The Future of the Manufacturing Sector

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Paula Golby Manufacturing and Engineering, Temporary to Permanent, Industrial...

The Future of the UK Manufacturing Sector

There is no question that the UK manufacturing sector has been hit hard by the Pandemic. Many in the sector have had to implement drastic actions to reduce costs as turnover fell to an extraordinary low. Now, as the recovery phase begins, the manufacturing sectors and sub sectors are bouncing back!

Even with Covid-19 officially being declared as a global pandemic on the 23rd of March 2020, the manufacturing industry remained stoic and resilient for as long as it could. It wasn’t until the number of orders from designers and engineers declined, that some businesses were forced to close and employees had to stay at home. Overall though, many manufacturers remained open during the pandemic redeploying their staff and materials finding creative ways to utilise their skills and experience, maintaining a revenue stream while also helping to combat the pandemic. A key example of this is the speed with which UK manufacturers responded to the fear of insufficient ventilator supply. Some were able to repurpose their extra capacity to aid in the production of parts that may not have been produced otherwise. Many then went on to produce all manner of PPE equipment fighting the pandemic with a practical and valuable approach. The ingenuity being a credit to the industry.

Manufacturing future in the UK -

The complications caused by Covid are responsible for the worst slump in employment in the manufacturing industry in over 11 years. In order to offset financial shortcomings, actions have been taken in this sector to refocus business, maximize cash flow and ensure the balance sheets are as strong as possible in an attempt to secure recovery. One of the first detailed studies of the effects of Covid on manufacturing cited that it is likely to take until 2022 for full recovery at a potential cost of 35.7 billion in Gross Added Value alone (Make UK).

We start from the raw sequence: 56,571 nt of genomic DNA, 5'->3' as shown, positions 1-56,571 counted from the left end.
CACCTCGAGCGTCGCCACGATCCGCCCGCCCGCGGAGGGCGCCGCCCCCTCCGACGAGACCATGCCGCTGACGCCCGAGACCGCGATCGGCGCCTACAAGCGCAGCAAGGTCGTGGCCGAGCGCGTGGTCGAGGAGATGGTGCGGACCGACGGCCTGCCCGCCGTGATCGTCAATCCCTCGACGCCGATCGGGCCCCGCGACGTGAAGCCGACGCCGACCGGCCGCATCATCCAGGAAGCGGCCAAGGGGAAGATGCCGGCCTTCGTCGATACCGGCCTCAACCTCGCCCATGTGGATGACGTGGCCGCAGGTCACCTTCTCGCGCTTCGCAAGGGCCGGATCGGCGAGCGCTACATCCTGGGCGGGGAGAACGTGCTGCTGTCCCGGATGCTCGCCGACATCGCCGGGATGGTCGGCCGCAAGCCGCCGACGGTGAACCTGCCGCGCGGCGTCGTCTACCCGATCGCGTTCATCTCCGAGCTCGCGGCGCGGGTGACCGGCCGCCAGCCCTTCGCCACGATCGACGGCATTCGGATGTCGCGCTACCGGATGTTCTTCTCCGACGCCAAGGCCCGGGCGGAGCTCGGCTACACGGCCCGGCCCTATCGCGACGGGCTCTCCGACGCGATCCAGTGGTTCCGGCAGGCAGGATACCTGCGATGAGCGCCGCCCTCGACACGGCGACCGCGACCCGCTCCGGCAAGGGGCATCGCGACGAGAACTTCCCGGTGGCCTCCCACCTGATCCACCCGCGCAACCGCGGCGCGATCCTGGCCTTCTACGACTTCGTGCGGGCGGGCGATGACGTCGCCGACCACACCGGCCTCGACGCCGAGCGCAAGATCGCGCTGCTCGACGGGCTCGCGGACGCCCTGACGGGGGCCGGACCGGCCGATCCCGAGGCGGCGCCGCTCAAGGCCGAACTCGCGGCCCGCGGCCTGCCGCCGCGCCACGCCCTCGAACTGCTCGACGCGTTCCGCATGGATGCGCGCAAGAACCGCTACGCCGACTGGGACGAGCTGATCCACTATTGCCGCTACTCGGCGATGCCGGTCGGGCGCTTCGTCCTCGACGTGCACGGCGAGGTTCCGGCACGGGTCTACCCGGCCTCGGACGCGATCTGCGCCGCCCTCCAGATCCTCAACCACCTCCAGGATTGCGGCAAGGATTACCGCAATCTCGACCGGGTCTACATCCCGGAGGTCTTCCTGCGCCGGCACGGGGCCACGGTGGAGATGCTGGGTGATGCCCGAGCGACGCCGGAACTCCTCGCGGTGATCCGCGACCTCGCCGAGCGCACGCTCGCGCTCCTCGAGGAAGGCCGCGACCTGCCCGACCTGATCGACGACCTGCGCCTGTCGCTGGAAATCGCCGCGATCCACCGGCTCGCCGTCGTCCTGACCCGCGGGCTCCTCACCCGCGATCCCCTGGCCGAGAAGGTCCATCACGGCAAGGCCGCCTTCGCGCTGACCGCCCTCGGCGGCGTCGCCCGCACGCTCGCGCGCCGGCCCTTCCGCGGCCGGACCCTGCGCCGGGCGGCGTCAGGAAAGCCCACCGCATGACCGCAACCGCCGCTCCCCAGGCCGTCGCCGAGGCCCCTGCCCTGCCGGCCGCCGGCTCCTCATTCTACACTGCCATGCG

However, the signs are looking good!  The Purchasing Manager’s Indexes (PMI) are indicators of the state of the economy based on evidence gathered from monthly surveys of private sector companies. The UK manufacturing PMI was upped to 58.9 in March which was an increase of the estimated 57.9 (Markit Economics). The difference between the PMI in February and the PMI in March showed the largest improvement in a single month since February 2011, so lots to be optimistic about. The effects of mass vaccination as well as the slowly increasing demand in both national and international markets have contributed to this encouraging improvement. In fact, there had been a surge in manufacturing output taking it to a high not seen since November.   

The road back to where the industry was pre-Covid will be long but there appears to be a growing understanding from those in power that to build a better Britain there must be a strong manufacturing basis at its core. Covid has given the sector an opportunity to come back stronger than ever with a new insight into how manufacturers can diversify their customer base. It will not be easy, but the manufacturing industry has a steely determination to succeed and succeed it will.  

Staffing during this resurgence in growth is key to the industry succeeding and this is where Cooper Golding can assist from shop floor to top floor.  Why not give one of our consultants a call on 01271 349745 if you require assistance on the state of play of talent in the sector. We will be happy to help.